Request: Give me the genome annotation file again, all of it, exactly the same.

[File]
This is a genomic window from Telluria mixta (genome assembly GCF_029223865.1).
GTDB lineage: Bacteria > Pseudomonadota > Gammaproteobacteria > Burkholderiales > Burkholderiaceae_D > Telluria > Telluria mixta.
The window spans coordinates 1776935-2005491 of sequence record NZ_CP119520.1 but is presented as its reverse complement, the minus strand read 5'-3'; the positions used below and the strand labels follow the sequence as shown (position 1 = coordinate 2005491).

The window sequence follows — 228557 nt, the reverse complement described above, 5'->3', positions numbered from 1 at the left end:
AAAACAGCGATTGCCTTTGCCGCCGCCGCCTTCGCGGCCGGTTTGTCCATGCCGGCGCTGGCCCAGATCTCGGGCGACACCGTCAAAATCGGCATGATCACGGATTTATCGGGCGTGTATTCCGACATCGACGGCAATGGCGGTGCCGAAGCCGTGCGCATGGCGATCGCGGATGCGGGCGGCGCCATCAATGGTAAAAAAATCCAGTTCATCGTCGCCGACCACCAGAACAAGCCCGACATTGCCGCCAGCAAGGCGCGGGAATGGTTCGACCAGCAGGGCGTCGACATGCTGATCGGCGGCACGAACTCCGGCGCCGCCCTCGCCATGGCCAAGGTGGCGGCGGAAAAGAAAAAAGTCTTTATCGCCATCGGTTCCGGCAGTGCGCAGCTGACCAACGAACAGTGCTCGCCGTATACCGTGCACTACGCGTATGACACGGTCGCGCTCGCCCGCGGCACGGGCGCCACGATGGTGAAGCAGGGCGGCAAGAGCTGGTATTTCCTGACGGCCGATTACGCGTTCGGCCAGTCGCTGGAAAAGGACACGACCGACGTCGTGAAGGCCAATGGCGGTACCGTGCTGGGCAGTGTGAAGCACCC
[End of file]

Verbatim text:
This is a genomic window from Telluria mixta (genome assembly GCF_029223865.1).
GTDB lineage: Bacteria > Pseudomonadota > Gammaproteobacteria > Burkholderiales > Burkholderiaceae_D > Telluria > Telluria mixta.
The window spans coordinates 1776935-2005491 of sequence record NZ_CP119520.1 but is presented as its reverse complement, the minus strand read 5'-3'; the positions used below and the strand labels follow the sequence as shown (position 1 = coordinate 2005491).

The window sequence follows — 228557 nt, the reverse complement described above, 5'->3', positions numbered from 1 at the left end:
AAAACAGCGATTGCCTTTGCCGCCGCCGCCTTCGCGGCCGGTTTGTCCATGCCGGCGCTGGCCCAGATCTCGGGCGACACCGTCAAAATCGGCATGATCACGGATTTATCGGGCGTGTATTCCGACATCGACGGCAATGGCGGTGCCGAAGCCGTGCGCATGGCGATCGCGGATGCGGGCGGCGCCATCAATGGTAAAAAAATCCAGTTCATCGTCGCCGACCACCAGAACAAGCCCGACATTGCCGCCAGCAAGGCGCGGGAATGGTTCGACCAGCAGGGCGTCGACATGCTGATCGGCGGCACGAACTCCGGCGCCGCCCTCGCCATGGCCAAGGTGGCGGCGGAAAAGAAAAAAGTCTTTATCGCCATCGGTTCCGGCAGTGCGCAGCTGACCAACGAACAGTGCTCGCCGTATACCGTGCACTACGCGTATGACACGGTCGCGCTCGCCCGCGGCACGGGCGCCACGATGGTGAAGCAGGGCGGCAAGAGCTGGTATTTCCTGACGGCCGATTACGCGTTCGGCCAGTCGCTGGAAAAGGACACGACCGACGTCGTGAAGGCCAATGGCGGTACCGTGCTGGGCAGTGTGAAGCACCC